Wednesday, June 11, 2008
John Pierce: Revisiting Roche's Triple Crown
I was there.
Following many years in the 1970s as the event photographer for the Raleigh Dunlop Tour of Ireland, I became friendly with many of the Irish race organisers and riders. In the 1979 season, one of the organisers from the Tour of Ireland— Noel Hammond invited me to his Dublin home. It was here that the winner of that year’s Ras Taileann, Dubliner Stephen Roche showed me a small letter from AC-BB France, signed by Mickey Wiegants. The letter invited him to join the club in the western suburb of Paris; unusually it came direct from the club’s owner/president in the South of France.
He had been invited to join the French club, designated to accept English, speaking riders. The list is enviable and included some riders from my own club, and thus considered a confidant on the possibilities. I asked the 20-year-old Roche some straight questions, regarding home, job, languages and of course girlfriends.
At that time the answers were favourable for living abroad for a while. He was at the end of an apprenticeship as a diesel vehicle fitter. We decided that first he should finish the apprenticeship so he had something to fall back on. Over the coming winter he should take French lessons, then he should pack his handlebars and saddle for a spell in France.
He went to Paris to meet with Claude Escalon, the manager of the AC-BB. Escalon was a hard taskmaster; in training riders were given points, not just for being on the front, but also for related efforts. Roche had an unusual talent as a rider—he simply ‘floated,’ such was his smooth pedalling action. He hardly ever fought the bike. In his first season at AC-BB in 1980 he found success as winner of the amateur Paris-Roubaix. He turned pro for Peugeot—a sponsor of the AC-BB—and won 10 races in the 1981 season, including Paris Nice.
In 1987 Roche achieved an amazing triple, becoming only the second rider in history to win the Giro d’Italia, Tour de France and the World Championship Road Race in the same season.
The Tour de France was a special landmark moment for myself. Firstly, it started in the centre of Berlin, two years before the wall came down. It was also my 21st Tour, a moment not overlooked by the Tour’s then owner, Jacques Goddet, who made a personal presentation to me. In his speech he talked about how he had been educated in Britain where Cricket and Football were more important than cycling. In his presentation he noted that I was the first to take images of their beautiful sport outside of France. He also noted that the race leader was also an English speaker, and indeed shared the same path.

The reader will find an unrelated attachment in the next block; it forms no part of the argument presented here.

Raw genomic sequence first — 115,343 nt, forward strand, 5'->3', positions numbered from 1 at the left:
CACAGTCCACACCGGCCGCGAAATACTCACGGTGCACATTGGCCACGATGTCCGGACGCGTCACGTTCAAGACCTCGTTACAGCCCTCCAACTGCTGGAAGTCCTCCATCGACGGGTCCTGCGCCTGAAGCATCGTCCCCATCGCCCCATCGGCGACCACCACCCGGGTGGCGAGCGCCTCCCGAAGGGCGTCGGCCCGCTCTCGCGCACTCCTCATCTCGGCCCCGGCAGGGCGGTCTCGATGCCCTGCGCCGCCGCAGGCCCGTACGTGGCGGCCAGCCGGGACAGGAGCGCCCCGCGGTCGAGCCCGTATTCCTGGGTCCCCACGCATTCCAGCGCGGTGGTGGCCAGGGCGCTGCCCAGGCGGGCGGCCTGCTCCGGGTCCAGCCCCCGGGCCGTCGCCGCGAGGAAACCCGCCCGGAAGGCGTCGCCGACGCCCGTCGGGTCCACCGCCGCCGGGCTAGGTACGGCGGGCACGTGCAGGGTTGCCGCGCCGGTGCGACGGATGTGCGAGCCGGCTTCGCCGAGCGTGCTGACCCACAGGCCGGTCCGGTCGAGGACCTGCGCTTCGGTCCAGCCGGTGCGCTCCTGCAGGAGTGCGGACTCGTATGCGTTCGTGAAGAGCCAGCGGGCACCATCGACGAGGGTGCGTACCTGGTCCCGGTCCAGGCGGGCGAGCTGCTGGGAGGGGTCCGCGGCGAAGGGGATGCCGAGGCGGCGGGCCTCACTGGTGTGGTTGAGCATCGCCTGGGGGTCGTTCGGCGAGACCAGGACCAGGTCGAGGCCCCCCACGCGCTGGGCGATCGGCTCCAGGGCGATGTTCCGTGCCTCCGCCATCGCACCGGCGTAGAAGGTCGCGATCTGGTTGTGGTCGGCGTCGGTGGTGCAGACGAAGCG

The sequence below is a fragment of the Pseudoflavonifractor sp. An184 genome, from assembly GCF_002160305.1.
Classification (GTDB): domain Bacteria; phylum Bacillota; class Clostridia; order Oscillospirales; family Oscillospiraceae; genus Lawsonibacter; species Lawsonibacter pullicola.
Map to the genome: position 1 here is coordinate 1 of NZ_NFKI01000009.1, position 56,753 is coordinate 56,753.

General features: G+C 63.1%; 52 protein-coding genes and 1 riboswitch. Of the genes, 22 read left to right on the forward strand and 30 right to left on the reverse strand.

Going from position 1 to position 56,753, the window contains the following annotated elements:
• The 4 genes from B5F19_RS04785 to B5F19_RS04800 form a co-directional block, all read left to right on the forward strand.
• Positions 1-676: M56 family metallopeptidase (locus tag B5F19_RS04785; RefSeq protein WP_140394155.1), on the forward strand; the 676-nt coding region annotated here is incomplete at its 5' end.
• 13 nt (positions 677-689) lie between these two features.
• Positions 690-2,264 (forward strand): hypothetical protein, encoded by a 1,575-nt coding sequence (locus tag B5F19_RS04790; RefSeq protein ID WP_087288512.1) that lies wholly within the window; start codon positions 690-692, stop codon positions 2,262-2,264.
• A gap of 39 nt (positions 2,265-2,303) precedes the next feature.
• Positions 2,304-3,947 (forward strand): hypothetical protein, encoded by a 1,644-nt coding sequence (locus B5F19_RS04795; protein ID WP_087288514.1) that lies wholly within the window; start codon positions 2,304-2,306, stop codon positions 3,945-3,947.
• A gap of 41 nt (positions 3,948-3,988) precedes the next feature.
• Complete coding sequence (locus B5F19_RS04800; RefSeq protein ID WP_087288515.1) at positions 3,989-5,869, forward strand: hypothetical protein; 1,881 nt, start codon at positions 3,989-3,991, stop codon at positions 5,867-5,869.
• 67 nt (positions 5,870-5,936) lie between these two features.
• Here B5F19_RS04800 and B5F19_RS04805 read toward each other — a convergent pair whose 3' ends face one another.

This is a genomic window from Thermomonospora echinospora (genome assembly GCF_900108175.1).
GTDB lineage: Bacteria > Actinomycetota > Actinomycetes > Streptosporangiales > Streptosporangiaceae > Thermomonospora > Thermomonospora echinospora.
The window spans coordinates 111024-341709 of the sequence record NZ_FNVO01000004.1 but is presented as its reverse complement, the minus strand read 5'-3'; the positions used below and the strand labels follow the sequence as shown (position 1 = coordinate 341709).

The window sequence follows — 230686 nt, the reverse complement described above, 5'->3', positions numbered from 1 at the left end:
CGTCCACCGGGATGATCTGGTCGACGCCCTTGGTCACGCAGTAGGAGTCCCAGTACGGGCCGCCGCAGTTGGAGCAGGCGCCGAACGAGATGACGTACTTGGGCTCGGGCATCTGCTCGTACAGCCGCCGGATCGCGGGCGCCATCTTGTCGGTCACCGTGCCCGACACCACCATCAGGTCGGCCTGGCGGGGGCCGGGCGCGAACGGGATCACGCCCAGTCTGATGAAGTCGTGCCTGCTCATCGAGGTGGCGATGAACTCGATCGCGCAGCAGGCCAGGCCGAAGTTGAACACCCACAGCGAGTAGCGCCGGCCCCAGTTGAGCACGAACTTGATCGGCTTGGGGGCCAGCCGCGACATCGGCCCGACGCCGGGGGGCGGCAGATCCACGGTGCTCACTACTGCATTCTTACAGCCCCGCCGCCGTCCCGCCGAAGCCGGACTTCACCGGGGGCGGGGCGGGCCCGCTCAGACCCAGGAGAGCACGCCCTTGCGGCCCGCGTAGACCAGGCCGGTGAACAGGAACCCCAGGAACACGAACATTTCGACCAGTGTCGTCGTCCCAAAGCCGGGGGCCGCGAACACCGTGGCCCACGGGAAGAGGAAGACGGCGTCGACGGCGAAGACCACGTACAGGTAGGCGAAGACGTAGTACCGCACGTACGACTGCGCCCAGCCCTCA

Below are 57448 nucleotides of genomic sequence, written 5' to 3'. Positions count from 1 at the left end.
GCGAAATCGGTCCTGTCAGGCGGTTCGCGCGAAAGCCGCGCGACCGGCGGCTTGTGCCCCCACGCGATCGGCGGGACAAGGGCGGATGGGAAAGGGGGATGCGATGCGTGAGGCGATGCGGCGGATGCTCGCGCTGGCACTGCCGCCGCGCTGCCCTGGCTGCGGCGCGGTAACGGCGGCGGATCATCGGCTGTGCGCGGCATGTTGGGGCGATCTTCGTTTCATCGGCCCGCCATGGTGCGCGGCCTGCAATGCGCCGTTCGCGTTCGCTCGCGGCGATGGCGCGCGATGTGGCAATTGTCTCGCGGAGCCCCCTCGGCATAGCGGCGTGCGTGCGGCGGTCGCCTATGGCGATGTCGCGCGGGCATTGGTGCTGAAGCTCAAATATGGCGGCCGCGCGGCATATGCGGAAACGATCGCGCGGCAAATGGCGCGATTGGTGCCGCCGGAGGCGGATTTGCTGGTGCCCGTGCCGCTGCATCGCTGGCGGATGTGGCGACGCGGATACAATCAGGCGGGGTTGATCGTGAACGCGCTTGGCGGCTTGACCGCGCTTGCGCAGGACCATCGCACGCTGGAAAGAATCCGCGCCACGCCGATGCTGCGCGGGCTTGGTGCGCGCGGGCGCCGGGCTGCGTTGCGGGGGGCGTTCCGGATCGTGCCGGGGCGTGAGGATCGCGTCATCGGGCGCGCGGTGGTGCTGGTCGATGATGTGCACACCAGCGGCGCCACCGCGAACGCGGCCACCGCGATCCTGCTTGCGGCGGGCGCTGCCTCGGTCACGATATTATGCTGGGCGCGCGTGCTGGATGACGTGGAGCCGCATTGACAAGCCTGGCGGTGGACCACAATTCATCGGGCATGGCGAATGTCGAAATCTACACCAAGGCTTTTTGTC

There were some great moments, but two incidents were the foundations of a fantastic Tour de France victory by Roche. Some would say tactically brilliant, others would say he made his own luck; I wonder if there is a difference.
On the stage to La Plagne, won by Laurent Fignon, Pedro Delgado was in yellow, and second on GC was Roche, but Roche couldn’t climb as fast a Delgado. Instead of fighting to stay in contact, Roche ‘regrouped’ and set his own pace. On the 15km-long climb, Roche lost 1 minute in the first 5km; if this continued the race for him would be over. Then a strange thing happened, and was realised by Roche, and this is the clever bit. Delgado was of course receiving time checks, via motorcycle as there were no radios in 1987, and had been told that Roche was at 1:40, so the race was his, as Fignon was not a danger. In Roche’s head he had to make a big effort to contain Delgado, so at 5kms he let go with his biggest effort of the Tour.
At this point Delgado would have been at 4kms to go, much too late to receive any more time checks on the whereabouts of Roche. I was at the 1km banner making pictures—it was my chosen place. I made a time check for Stephen; he was 40 seconds down on Delgado. The final 600m of La Plagne is a false flat; Roche caught former teammate Denis Rous and as he passed him Roche threw the chain onto the big ring, and his bike stopped. Rous went back past him, wondering what on earth he was doing. Then Roche got his momentum back and sprinted past Rous for the second time, this time to within sight of the cars
behind Delgado. Minus 5 seconds. Incredible.
The other stage that comes to mind where Roche deployed superb tactics, or simply got lucky was into Morzine-Avoriaz, a stage won by Edouardo Chozas. Delgado—the better climber—had to drop Roche on the climb of the Joux Plane before the descent into Morzine; he didn’t, either because he was tactically unsavvy or because he simply couldn’t. Additionally, Roche knew that Delgado had crashed out of the Tour on the descent of the Joux-Plane in a previous year, breaking his collarbone. So, when it came to the descent, a long and sinuous 16kms, Roche attacked and Delgado faltered. Roche descended so fast that he caught the red Race Director’s advance vehicle that precedes the battle for the Yellow Jersey. That had never happened in the Tour de France before and was quite outrageous—Roche took the Yellow.
Roche was a huge natural talent, but to win the Giro d’Italia he was assisted by Careera teammate Eddy Schepers and also to a great extent by his former AC-BB and Peugeot teammate and friend Robert Millar, who in Italy won the mountains classification. Schepers was again there for him in France, as was Sean Kelly. Kelly would later sacrifice his own chances in the World Championships at Villach, when in the last kilometers Roche streaked away to victory, robbing either Kelly or Moreno Argentin of victory. It would be prudent to note that these performances were achieved when the performance booster EPO did not exist.
Covered 41 editions Tour de France